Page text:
Rosen: ‘Press Freedom Is Shared Territory’

In comments on techPresident last night, Jay Rosen summarized nicely the reason that the discussions about “who is a journalist” and “what is journalism” are red herrings.

“Today, the press is shared territory. It has pro and amateur zones. This is appropriate because press freedom is shared territory.”

Press freedom is shared territory.

Warts and all, press freedom is shared territory. If we can start our conversations from that point, they will more constructive.

Press freedom is shared territory, and that’s territory I want far more Americans to settle.

More on The Future of Journalism

Several participants from last weekend’s Future of Journalism conference are beginning to blog. While I sit here in my pajamas, sucking my thumb (as all good bloggers do!) and pondering the topic by my lonesome, I wanted to share with you two good post from people who’ve already weighed in.

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Citizen Journalism and Authentic Leadership

This post is a written version of comments I presented yesterday at the Future of Journalism conference sponsored by The Carnegie-Knight Task Force on the Future of Journalism Education and organized by the Joan Shorenstein Center on the Press, Politics and Public Policy.

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When Counting News Staffs, Count Fast

In my survey of online news staffs at N.C. newspapers, we did notice that at least one person switched companies while the survey was in the field, perhaps adding some inaccuracy to our count. We didn’t detect any reduction in online staffs, but as noted in a story about the possibility of impending cuts at the News & Observer, it’s something of which newsroom census takers need to be aware, especially when using online mastheads as a guide.

According to a contact list published on the N&O’s Web site, the news operation numbers 224 people. However, due to attrition, a hiring freeze and recent departures, the number is now around 190.

I’ve not seen many of these massive newspaper job cuts reducing online staffs, although I have seen online newsrooms be used as safe landing zones for print staff looking to avoid layoffs (potentially reducing the number of “new” skills being infused in to traditional news organizations.) Although, I’ve also seen hiring freezes be used to update skill sets in online newsrooms as well. Typically, when that happens I see online news organizations slowing the hiring of people with traditional copyediting/production skills (the kind of which we see prevalent among North Carolina online newsrooms) and instead hiring people with more programming skills such as  SQL, PHP or ActionScript.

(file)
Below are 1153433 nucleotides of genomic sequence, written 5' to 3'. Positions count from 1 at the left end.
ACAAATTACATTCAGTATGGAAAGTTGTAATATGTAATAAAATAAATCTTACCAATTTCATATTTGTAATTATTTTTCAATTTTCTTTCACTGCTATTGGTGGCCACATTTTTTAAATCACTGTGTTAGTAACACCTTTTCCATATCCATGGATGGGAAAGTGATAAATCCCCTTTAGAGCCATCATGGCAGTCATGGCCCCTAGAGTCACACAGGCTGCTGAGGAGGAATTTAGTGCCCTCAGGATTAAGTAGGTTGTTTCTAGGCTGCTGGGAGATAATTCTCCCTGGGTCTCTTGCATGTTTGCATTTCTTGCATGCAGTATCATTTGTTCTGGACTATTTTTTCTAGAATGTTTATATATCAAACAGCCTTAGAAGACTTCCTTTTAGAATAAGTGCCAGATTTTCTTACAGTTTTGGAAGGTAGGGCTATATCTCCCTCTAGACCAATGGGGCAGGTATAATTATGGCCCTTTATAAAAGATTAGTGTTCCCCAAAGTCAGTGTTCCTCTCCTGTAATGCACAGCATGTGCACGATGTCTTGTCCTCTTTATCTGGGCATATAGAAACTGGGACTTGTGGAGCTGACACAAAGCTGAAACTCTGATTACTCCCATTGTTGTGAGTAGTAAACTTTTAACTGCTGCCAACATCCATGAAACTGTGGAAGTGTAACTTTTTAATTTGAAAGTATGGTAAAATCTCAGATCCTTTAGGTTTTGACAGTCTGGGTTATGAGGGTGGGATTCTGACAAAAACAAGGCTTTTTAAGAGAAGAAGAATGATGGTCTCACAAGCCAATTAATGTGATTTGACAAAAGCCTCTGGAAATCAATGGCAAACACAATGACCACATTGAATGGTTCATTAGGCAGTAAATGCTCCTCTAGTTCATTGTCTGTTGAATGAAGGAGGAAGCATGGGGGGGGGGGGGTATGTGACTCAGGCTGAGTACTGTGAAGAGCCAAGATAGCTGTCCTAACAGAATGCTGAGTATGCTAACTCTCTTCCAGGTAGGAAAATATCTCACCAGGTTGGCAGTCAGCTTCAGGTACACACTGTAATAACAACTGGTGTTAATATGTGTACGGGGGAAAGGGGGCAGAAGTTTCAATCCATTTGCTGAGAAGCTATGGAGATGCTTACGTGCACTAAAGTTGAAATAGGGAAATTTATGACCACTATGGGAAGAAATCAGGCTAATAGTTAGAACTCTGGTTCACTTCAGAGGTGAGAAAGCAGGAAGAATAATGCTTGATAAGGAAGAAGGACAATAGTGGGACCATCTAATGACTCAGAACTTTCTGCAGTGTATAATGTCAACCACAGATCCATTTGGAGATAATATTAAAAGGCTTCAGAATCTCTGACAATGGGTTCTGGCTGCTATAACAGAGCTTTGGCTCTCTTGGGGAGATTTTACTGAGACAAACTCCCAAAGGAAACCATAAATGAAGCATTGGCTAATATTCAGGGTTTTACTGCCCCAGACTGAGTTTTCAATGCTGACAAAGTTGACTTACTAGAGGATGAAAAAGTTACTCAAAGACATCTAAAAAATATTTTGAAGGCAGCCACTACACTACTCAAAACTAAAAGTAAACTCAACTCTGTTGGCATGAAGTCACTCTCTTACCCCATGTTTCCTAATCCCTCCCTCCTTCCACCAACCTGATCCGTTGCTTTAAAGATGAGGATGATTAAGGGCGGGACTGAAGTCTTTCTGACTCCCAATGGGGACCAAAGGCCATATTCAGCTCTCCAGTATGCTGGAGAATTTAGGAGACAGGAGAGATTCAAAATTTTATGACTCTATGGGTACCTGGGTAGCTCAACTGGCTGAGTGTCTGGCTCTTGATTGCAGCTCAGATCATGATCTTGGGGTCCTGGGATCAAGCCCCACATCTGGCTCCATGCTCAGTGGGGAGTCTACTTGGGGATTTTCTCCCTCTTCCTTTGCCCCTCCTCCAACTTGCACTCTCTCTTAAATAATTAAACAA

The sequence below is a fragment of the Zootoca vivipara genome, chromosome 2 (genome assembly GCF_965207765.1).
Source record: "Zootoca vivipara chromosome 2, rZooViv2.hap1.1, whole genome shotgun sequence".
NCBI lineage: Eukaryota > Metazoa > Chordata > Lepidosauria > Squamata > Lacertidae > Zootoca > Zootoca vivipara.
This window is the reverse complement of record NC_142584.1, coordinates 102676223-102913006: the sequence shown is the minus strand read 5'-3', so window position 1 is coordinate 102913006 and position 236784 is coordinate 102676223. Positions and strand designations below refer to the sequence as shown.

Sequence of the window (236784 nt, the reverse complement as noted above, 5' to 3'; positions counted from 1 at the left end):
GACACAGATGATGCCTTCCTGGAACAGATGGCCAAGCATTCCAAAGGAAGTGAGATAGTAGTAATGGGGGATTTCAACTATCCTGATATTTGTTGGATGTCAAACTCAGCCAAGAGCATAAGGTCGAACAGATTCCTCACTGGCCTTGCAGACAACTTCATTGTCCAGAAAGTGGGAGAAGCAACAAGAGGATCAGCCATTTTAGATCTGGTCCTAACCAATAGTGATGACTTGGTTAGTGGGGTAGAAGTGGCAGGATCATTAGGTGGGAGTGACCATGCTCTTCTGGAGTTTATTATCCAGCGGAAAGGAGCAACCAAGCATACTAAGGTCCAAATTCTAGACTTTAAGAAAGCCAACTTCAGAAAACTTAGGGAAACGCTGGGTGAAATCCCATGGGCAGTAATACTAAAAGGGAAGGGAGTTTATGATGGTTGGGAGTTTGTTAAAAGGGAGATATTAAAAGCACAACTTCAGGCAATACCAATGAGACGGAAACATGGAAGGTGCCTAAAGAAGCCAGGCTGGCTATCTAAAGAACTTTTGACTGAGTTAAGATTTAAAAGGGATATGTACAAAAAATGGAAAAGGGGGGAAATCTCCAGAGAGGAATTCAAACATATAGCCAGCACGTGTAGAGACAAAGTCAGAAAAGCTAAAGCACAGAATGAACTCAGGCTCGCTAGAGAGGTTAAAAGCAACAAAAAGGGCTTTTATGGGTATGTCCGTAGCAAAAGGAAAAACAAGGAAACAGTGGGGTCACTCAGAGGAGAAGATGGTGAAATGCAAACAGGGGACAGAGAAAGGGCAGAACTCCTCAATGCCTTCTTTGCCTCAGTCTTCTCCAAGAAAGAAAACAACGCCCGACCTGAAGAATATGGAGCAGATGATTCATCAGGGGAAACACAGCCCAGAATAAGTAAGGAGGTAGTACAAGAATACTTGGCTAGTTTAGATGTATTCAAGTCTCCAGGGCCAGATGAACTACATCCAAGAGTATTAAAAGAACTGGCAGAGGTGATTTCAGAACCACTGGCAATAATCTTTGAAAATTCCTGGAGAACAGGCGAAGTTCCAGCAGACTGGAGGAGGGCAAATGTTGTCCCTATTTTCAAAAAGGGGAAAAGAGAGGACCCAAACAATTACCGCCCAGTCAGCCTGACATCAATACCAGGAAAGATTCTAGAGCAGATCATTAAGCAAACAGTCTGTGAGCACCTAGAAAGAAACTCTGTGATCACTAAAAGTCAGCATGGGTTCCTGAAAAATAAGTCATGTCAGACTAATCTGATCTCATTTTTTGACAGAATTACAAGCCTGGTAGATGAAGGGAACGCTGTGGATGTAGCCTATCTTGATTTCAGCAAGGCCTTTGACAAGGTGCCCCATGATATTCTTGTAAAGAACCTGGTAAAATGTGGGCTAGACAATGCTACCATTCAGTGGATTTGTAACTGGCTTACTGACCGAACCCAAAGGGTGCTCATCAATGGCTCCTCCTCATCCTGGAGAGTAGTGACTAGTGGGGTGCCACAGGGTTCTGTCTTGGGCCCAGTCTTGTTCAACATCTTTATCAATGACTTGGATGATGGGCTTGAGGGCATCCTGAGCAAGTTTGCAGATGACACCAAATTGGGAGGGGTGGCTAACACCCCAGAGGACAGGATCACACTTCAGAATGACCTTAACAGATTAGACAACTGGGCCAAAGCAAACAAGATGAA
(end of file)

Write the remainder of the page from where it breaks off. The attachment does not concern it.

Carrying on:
Do you see similar trends?

Online Titles at N.C. Papers Skew Toward Editing

In the survey of people who work online at N.C. newspapers, respondents were asked to categorize themselves by a general job field and then by a more specific job title. They could chose from 10 job fields and 84 titles. We selected these fields and titles from a list of 237 job titles and detailed descriptions that The Croner Company used in its 2007 Online Content and Service Compensation Survey. All 84 job titles and their detailed descriptions can be seen here.

I previously discussed the responses to the job field question. And, it’s no surprise that the high rate and sheer number of responses from the Asheville Citizen-Times also skews the job title findings toward the “writing” field. As we dig deeper in to the findings, it will be interesting to see what duties and skills those writers have — whether they tend toward the “traditional” or the “new”.

Overall, we had 56 people answer the question about their job titles. Those 56 people chose 24 different job titles for themselves. That comes out to 2.3 people per title, which doesn’t really help us in our quest to standardize titles. Bummer.

Including Asheville, the most popular job titles were:

  • Writer – 14%
  • Manager, Content – 11%
  • Editor – 11%
  • None of the Above – 9%

The remaining 55% of responses were scattered across 20 categories.

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Online Job Titles All Over the Map

One of the reasons we’re doing this study is because its nearly impossible to tell from someone’s job title what they actually do in an online newsroom. If we don’t know what people do, we don’t know how to train them, hire them or judge their performance.

I definitely found some evidence of that in my survey. Of the 70 respondents, there were 55 different job titles that appeared on the paper’s masthead. Only four job titles appeared at more than one organization: content producer, general manager, online editor and online producer.

I’ll report later on some efforts to standardize these job descriptions and answer that burning question (OK, maybe not burning. Maybe smoldering.): What exactly IS a “producer,” anyway?

Online Job Titles at N.C. Newspapers

More Evidence of the ‘Gannett Effect’

In my last post, I wondered whether the way that Gannet newspapers had changed job titles throughout its chain may have caused my survey of North Carolina online newspaper staffs to skew more “traditional” in their self-perception of the work they do. For your consideration and discussion, here’s some more proof of the “Gannett effect.”

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